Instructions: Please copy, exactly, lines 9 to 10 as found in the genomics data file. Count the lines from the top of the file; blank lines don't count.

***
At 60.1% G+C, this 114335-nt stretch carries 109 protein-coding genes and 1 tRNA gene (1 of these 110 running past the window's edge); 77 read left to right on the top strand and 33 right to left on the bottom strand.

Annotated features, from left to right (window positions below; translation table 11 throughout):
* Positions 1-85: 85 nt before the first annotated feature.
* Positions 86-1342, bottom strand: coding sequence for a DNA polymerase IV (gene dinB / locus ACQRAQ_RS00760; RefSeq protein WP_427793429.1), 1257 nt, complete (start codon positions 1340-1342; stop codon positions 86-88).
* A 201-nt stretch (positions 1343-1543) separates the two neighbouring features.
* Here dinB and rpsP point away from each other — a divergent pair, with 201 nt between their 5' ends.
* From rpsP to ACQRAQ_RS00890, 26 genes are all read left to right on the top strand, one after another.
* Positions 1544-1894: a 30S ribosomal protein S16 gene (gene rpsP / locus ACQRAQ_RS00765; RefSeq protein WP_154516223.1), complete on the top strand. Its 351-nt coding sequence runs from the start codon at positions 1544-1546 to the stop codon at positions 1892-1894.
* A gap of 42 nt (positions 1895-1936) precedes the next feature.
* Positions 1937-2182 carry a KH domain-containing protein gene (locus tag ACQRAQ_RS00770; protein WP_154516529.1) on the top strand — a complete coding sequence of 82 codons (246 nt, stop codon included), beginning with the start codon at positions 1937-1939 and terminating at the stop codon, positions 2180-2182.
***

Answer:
* A gap of 42 nt (positions 1895-1936) precedes the next feature.
* Positions 1937-2182 carry a KH domain-containing protein gene (locus tag ACQRAQ_RS00770; protein WP_154516529.1) on the top strand — a complete coding sequence of 82 codons (246 nt, stop codon included), beginning with the start codon at positions 1937-1939 and terminating at the stop codon, positions 2180-2182.